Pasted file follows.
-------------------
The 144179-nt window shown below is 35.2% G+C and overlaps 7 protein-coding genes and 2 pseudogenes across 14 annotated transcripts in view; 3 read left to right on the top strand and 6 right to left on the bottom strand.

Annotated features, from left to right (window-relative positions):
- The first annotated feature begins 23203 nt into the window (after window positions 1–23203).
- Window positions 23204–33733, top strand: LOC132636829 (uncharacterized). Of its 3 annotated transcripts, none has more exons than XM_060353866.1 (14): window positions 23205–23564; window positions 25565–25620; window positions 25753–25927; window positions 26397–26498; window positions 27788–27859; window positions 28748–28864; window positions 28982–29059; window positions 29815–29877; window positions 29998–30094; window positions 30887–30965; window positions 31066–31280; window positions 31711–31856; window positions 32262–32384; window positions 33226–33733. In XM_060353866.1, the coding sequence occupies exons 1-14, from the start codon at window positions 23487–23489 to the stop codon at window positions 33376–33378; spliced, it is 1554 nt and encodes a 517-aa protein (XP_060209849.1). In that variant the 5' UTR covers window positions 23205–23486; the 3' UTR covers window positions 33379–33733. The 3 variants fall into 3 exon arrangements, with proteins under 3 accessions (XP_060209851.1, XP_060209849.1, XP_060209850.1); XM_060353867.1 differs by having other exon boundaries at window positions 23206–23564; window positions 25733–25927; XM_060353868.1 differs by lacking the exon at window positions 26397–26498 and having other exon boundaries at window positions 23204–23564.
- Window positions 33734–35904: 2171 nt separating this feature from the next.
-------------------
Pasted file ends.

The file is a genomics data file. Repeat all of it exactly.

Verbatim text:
The 144179-nt window shown below is 35.2% G+C and overlaps 7 protein-coding genes and 2 pseudogenes across 14 annotated transcripts in view; 3 read left to right on the top strand and 6 right to left on the bottom strand.

Annotated features, from left to right (window-relative positions):
- The first annotated feature begins 23203 nt into the window (after window positions 1–23203).
- Window positions 23204–33733, top strand: LOC132636829 (uncharacterized). Of its 3 annotated transcripts, none has more exons than XM_060353866.1 (14): window positions 23205–23564; window positions 25565–25620; window positions 25753–25927; window positions 26397–26498; window positions 27788–27859; window positions 28748–28864; window positions 28982–29059; window positions 29815–29877; window positions 29998–30094; window positions 30887–30965; window positions 31066–31280; window positions 31711–31856; window positions 32262–32384; window positions 33226–33733. In XM_060353866.1, the coding sequence occupies exons 1-14, from the start codon at window positions 23487–23489 to the stop codon at window positions 33376–33378; spliced, it is 1554 nt and encodes a 517-aa protein (XP_060209849.1). In that variant the 5' UTR covers window positions 23205–23486; the 3' UTR covers window positions 33379–33733. The 3 variants fall into 3 exon arrangements, with proteins under 3 accessions (XP_060209851.1, XP_060209849.1, XP_060209850.1); XM_060353867.1 differs by having other exon boundaries at window positions 23206–23564; window positions 25733–25927; XM_060353868.1 differs by lacking the exon at window positions 26397–26498 and having other exon boundaries at window positions 23204–23564.
- Window positions 33734–35904: 2171 nt separating this feature from the next.